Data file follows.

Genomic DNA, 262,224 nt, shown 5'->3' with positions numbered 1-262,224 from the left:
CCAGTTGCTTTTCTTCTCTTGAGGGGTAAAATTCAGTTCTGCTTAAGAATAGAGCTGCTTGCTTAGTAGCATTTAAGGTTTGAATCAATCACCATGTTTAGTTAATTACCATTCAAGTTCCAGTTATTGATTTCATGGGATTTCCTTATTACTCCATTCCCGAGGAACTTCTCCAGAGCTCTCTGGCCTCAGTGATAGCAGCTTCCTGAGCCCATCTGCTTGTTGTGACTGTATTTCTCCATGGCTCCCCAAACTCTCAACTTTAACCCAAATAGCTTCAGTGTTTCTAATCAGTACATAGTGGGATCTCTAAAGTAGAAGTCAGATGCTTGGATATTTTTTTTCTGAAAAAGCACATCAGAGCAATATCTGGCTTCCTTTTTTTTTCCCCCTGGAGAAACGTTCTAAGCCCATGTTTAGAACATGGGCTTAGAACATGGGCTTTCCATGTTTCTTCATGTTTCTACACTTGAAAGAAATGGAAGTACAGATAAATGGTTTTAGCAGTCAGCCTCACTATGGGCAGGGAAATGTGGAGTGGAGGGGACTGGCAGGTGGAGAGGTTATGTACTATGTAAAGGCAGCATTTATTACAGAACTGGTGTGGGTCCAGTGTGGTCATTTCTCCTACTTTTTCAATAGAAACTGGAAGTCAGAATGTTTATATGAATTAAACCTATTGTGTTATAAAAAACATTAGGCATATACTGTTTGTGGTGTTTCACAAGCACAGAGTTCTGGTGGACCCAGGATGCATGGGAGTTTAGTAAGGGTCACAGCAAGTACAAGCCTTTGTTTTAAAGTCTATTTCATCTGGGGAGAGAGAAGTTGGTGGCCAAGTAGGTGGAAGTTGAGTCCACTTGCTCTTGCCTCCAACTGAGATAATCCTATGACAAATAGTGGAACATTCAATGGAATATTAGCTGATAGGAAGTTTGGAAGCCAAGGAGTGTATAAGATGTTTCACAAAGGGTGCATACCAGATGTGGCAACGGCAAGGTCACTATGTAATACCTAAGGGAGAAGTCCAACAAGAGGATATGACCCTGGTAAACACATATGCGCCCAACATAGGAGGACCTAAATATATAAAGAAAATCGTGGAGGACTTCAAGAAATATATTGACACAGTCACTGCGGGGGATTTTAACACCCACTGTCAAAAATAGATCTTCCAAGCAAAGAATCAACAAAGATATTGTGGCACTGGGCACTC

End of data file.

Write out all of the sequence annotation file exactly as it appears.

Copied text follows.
Genomic DNA, 262,224 nt, shown 5'->3' with positions numbered 1-262,224 from the left:
CCAGTTGCTTTTCTTCTCTTGAGGGGTAAAATTCAGTTCTGCTTAAGAATAGAGCTGCTTGCTTAGTAGCATTTAAGGTTTGAATCAATCACCATGTTTAGTTAATTACCATTCAAGTTCCAGTTATTGATTTCATGGGATTTCCTTATTACTCCATTCCCGAGGAACTTCTCCAGAGCTCTCTGGCCTCAGTGATAGCAGCTTCCTGAGCCCATCTGCTTGTTGTGACTGTATTTCTCCATGGCTCCCCAAACTCTCAACTTTAACCCAAATAGCTTCAGTGTTTCTAATCAGTACATAGTGGGATCTCTAAAGTAGAAGTCAGATGCTTGGATATTTTTTTTCTGAAAAAGCACATCAGAGCAATATCTGGCTTCCTTTTTTTTTCCCCCTGGAGAAACGTTCTAAGCCCATGTTTAGAACATGGGCTTAGAACATGGGCTTTCCATGTTTCTTCATGTTTCTACACTTGAAAGAAATGGAAGTACAGATAAATGGTTTTAGCAGTCAGCCTCACTATGGGCAGGGAAATGTGGAGTGGAGGGGACTGGCAGGTGGAGAGGTTATGTACTATGTAAAGGCAGCATTTATTACAGAACTGGTGTGGGTCCAGTGTGGTCATTTCTCCTACTTTTTCAATAGAAACTGGAAGTCAGAATGTTTATATGAATTAAACCTATTGTGTTATAAAAAACATTAGGCATATACTGTTTGTGGTGTTTCACAAGCACAGAGTTCTGGTGGACCCAGGATGCATGGGAGTTTAGTAAGGGTCACAGCAAGTACAAGCCTTTGTTTTAAAGTCTATTTCATCTGGGGAGAGAGAAGTTGGTGGCCAAGTAGGTGGAAGTTGAGTCCACTTGCTCTTGCCTCCAACTGAGATAATCCTATGACAAATAGTGGAACATTCAATGGAATATTAGCTGATAGGAAGTTTGGAAGCCAAGGAGTGTATAAGATGTTTCACAAAGGGTGCATACCAGATGTGGCAACGGCAAGGTCACTATGTAATACCTAAGGGAGAAGTCCAACAAGAGGATATGACCCTGGTAAACACATATGCGCCCAACATAGGAGGACCTAAATATATAAAGAAAATCGTGGAGGACTTCAAGAAATATATTGACACAGTCACTGCGGGGGATTTTAACACCCACTGTCAAAAATAGATCTTCCAAGCAAAGAATCAACAAAGATATTGTGGCACTGGGCACTC